Objective: Mortality in patients with primary adrenal insufficiency (PAI) is significantly increased, with respiratory infections as a major cause of death. Moreover, patients with PAI report an increased rate of non-fatal infections. Neutrophils and natural killer (NK) cells are innate immune cells that provide frontline protection against invading pathogens. Thus, we compared the function and phenotype of NK cells and neutrophils isolated from PAI patients and healthy controls to ascertain whether altered innate immune responses could be a contributory factor for the increased susceptibility of PAI patients to infection. Design and methods: We undertook a cross-sectional study of 42 patients with PAI due to autoimmune adrenalitis (n = 37) or bilateral adrenalectomy (n = 5) and 58 sex-and age-matched controls. A comprehensive screen of innate immune function, consisting of measurements of neutrophil phagocytosis, reactive oxygen species production, NK cell cytotoxicity (NKCC) and NK cell surface receptor expression, was performed on all subjects. Results: Neutrophil function did not differ between PAI and controls. However, NKCC was significantly reduced in PAI (12.0 ± 1.5% vs 21.1 ± 2.6%, P < 0.0001). Phenotypically, the percentage of NK cells expressing the activating receptors NKG2D and NKp46 was significantly lower in PAI, as was the surface density of NKG2D (all P < 0.0001). Intracellular granzyme B expression was significantly increased in NK cells from PAI patients (P < 0.01). Conclusions: Adrenal insufficiency is associated with significantly decreased NKCC, thereby potentially compromising early recognition and elimination of virally infected cells. This potential impairment in anti-viral immune defense may contribute to the increased rate of respiratory infections and ultimately mortality in PAI.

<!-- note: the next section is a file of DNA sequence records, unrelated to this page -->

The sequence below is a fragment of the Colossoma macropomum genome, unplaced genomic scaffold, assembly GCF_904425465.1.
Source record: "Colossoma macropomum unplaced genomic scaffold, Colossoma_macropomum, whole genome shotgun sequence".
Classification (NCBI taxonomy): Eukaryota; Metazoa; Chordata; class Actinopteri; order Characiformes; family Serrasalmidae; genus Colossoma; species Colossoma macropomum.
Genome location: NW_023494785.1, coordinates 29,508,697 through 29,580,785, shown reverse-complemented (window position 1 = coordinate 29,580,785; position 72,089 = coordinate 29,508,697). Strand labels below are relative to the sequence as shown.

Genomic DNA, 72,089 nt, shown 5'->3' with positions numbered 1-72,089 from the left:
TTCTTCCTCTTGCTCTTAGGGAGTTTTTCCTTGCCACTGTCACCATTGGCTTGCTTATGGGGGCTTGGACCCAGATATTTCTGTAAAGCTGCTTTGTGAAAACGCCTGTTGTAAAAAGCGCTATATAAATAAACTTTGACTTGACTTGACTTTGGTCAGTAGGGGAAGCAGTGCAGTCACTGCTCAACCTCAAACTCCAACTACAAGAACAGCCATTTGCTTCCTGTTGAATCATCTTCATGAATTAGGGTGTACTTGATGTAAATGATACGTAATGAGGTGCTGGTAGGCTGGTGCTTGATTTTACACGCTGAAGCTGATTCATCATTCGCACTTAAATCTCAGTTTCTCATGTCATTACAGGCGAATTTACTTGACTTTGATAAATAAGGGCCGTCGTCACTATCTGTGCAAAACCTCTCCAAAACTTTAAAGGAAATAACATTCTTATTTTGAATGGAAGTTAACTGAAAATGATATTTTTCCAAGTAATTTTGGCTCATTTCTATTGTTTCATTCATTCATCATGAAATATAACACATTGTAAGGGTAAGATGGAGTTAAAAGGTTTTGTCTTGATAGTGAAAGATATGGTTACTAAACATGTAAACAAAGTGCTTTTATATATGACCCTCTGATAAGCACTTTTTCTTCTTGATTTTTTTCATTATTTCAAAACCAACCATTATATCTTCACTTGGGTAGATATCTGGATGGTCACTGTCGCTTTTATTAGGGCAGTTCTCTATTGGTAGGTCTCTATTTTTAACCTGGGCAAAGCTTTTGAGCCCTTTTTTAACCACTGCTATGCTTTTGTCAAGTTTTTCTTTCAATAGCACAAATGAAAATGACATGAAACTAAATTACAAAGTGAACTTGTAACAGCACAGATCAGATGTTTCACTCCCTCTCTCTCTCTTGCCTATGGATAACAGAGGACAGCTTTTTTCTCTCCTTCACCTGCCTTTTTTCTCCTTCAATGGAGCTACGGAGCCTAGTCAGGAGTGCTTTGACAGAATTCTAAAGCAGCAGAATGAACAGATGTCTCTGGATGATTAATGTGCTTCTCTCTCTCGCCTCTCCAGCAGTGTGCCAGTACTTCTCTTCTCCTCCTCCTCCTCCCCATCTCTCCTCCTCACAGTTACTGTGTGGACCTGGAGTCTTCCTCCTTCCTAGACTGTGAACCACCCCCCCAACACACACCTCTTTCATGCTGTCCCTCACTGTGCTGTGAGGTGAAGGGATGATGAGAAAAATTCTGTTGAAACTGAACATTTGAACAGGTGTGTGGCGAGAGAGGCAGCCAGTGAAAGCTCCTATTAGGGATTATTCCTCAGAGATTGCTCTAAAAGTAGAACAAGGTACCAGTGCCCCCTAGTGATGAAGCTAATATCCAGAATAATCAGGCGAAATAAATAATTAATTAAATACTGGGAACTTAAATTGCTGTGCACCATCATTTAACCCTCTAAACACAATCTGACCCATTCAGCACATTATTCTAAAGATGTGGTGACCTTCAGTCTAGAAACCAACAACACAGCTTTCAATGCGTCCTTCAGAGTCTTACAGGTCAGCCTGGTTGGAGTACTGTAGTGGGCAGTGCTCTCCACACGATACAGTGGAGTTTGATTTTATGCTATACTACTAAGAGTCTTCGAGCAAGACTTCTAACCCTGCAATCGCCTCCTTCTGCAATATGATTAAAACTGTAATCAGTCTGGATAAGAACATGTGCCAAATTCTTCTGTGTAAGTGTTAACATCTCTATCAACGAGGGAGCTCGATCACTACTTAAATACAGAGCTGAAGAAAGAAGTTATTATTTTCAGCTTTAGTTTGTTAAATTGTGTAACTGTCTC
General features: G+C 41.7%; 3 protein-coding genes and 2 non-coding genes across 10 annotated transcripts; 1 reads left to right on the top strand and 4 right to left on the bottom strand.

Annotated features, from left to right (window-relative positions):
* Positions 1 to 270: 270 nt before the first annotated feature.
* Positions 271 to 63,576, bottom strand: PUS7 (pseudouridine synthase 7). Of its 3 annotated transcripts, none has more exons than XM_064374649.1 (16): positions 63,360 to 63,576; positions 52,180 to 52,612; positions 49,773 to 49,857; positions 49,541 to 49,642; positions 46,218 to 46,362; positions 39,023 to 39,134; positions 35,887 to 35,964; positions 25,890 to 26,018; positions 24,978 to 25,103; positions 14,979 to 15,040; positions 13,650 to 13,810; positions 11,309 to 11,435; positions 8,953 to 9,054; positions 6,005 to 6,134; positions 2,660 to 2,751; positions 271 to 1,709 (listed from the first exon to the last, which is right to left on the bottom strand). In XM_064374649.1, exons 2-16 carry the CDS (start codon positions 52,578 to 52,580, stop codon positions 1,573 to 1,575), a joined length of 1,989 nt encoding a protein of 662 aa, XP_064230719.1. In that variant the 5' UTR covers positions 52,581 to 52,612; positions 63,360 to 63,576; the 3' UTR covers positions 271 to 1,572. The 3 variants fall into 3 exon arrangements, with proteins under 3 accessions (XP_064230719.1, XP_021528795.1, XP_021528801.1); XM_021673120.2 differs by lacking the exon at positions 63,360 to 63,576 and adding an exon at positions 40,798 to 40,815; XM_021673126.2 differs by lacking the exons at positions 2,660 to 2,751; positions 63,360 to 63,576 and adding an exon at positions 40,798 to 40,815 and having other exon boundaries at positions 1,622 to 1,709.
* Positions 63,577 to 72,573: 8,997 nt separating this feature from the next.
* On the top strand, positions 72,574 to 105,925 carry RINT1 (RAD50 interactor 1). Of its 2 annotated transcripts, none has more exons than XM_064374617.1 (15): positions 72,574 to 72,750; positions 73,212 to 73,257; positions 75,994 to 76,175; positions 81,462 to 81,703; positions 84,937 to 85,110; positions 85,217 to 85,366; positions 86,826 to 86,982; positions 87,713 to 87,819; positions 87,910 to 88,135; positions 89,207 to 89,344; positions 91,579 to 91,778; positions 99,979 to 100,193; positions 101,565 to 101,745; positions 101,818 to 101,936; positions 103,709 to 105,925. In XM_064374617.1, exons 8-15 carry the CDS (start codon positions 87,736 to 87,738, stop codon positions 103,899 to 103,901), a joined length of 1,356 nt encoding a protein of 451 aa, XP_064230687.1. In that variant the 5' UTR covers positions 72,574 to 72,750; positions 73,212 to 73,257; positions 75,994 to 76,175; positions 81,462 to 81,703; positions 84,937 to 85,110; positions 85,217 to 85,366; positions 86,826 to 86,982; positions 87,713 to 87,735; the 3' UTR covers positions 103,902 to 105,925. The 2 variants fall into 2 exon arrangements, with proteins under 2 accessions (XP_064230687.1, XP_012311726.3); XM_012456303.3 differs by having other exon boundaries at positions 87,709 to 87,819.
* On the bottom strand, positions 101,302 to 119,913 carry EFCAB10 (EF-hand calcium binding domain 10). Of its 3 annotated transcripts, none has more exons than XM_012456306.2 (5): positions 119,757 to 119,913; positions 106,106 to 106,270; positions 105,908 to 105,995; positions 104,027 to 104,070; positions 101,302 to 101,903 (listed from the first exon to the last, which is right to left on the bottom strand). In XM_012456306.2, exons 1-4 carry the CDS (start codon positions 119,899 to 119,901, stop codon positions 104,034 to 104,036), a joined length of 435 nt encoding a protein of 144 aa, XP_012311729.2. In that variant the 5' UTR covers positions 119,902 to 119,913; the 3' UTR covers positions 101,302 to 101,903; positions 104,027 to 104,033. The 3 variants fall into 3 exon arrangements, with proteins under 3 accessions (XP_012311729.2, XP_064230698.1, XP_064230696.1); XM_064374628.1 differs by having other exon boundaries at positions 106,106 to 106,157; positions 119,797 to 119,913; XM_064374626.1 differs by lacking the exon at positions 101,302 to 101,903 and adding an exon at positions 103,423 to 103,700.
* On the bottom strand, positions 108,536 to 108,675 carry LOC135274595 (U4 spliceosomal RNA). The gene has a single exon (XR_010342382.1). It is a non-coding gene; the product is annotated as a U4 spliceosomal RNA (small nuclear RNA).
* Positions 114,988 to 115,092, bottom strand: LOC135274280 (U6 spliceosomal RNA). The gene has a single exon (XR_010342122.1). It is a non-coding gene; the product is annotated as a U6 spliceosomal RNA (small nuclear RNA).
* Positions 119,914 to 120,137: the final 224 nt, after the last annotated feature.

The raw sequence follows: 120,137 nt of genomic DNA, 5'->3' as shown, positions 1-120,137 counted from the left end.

ASJC Scopus subject areas
- Endocrinology, Diabetes and Metabolism